A “slow pay” is exactly what its name suggests it is: a bill you paid too slowly, that is, a payment the creditor received later than the due date. A slow pay can happen with credit cards bills, mortgage payments, or even goods and services which require payments made over time (such as website hosting companies). If your bill is paid less than 30 days late, only the company you paid money to can view that information.
However, as soon as your payment is 30 days late, that fact goes into your credit file. The Fair Isaac Corporation, the developers of the most common credit-scoring system, revealed that for those with a credit score of 680, it can lower their score by 60 to 80 points, while those with a score of 780 will find an even more significant decrease of 90 to 110 points. Even worse, the longer you wait to pay your bill, the more your credit score drops. Unfortunately, small mistakes such as a slow pay can remain on your credit file for seven years.
For small businesses and entrepreneurs, slow payments can make staying in business a lot harder. When accepting new clients, taking simple steps such as checking up on a person’s credit score and laying out clear payment guidelines in the contract can reduce the chance that you will end up with a customer who consistently pays slowly. Creating incentives for customers to pay on time can help both sides win.
Slow payments can have a huge impact on your credit score, and are fairly easy to avoid. Keep in mind that slow payments go in your credit file once the payment is 30 days late, but making those payments on-time—or within a month of on-time—helps both you and the person or business you owe money to.
Jessica attended high school at Ravenscroft School in Raleigh. She participated in swimming, cross country, and track and field. In track, she was Conference champion her junior and senior years in the 100 meter hurdles. In school, her favorite topics were History and English, and in the summer after her junior year, she studied abroad at Cambridge University in England, majoring in European History and English Literature. That summer, she also attended the Tar Heel Girls’ State educational program, and completed the course that enabled her to become a lifeguard.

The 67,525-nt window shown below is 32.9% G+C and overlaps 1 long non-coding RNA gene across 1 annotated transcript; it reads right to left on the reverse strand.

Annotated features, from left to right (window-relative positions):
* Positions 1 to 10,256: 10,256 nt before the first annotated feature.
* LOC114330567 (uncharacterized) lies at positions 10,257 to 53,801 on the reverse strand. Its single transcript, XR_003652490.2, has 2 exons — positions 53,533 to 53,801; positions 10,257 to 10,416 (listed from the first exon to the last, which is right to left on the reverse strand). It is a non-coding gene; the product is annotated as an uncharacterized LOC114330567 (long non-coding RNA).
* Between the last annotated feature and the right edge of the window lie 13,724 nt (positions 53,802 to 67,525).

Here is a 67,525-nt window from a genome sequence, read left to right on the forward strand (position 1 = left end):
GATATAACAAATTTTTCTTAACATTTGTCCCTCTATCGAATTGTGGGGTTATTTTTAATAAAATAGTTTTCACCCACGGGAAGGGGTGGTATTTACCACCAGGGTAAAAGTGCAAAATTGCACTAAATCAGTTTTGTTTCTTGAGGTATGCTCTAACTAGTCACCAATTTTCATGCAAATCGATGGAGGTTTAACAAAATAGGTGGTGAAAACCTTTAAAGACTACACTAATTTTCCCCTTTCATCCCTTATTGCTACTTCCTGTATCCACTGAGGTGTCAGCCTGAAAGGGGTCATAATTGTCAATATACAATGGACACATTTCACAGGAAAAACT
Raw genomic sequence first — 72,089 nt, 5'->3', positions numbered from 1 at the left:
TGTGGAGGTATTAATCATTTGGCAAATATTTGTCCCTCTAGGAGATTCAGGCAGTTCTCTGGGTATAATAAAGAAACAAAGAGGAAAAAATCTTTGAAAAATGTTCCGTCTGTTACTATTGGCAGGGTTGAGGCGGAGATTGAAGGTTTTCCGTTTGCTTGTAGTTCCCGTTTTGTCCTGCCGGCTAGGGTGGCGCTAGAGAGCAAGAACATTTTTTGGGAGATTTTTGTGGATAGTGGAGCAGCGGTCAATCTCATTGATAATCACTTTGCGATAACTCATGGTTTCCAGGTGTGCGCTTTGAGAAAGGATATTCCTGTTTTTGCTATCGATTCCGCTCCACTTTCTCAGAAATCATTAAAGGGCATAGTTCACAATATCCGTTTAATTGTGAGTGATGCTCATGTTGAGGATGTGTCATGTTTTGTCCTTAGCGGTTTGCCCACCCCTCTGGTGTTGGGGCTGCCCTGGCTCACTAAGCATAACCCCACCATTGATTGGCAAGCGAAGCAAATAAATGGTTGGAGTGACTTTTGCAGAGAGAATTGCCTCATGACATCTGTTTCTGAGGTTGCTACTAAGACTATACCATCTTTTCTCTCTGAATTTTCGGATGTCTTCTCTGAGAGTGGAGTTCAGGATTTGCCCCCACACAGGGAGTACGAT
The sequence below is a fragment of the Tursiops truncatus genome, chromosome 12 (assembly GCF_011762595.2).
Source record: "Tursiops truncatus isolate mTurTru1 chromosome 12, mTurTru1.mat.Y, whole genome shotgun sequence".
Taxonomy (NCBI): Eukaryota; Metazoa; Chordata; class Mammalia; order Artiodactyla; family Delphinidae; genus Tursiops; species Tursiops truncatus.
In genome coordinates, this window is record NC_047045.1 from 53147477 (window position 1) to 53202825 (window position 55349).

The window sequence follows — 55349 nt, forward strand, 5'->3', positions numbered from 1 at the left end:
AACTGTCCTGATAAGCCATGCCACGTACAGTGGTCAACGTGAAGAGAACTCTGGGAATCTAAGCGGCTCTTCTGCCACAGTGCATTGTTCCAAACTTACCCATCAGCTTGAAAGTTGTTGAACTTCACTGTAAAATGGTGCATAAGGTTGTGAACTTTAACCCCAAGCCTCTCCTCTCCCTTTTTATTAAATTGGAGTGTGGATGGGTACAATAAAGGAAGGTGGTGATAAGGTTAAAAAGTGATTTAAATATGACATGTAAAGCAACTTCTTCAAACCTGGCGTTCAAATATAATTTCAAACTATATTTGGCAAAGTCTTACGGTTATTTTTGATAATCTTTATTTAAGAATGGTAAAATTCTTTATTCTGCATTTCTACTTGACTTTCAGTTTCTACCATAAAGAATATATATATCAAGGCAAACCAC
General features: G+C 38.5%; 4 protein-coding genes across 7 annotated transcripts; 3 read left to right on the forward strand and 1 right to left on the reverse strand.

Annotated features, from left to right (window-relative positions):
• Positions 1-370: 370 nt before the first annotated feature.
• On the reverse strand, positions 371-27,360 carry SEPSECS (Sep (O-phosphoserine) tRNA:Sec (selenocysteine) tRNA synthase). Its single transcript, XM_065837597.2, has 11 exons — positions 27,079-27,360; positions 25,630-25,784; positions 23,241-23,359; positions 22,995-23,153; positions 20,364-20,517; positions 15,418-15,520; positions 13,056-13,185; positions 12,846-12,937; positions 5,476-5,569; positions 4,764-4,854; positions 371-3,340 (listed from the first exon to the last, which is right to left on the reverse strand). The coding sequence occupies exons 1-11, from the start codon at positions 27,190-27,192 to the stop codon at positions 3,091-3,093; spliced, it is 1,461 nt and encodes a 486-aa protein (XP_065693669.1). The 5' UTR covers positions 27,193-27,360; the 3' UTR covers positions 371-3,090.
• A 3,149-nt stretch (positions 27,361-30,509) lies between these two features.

Throughout high school, Jessica had worked as a swim instructor for the A. E. Finley YMCA in Raleigh, but during her senior year she began to also work as a lifeguard. At the beginning of the year, her article on the development of the Gothic architectural style in France was published in the Concord Review, a national history periodical. In the spring, she made her decision to attend the University of North Carolina at Chapel Hill the following year. Later in the spring, she worked as a research assistant to Professor Michael McElreath of Meredith College. She researched and offered recommendations on potential reading assignments and textbooks for a future course on American Intellectual History.
The summer before beginning college, Jessica worked again as a swim instructor and lifeguard for the YMCA. She began school at UNC Chapel Hill in the fall of 2008. In the spring of 2009, she began work on an article about the changing social and economic roles of women in Mali, a sub-Saharan African nation.The following summer, she completed work on her article while again lifeguarding for the YMCA.
She is now nineteen and a sophomore at UNC Chapel Hill, hoping to major in History with a concentration in non-Western civilizations and a possible minor in Women’s Studies. She enjoys reading, writing, playing the piano, researching, and drawing, and hopes one day to become a professor.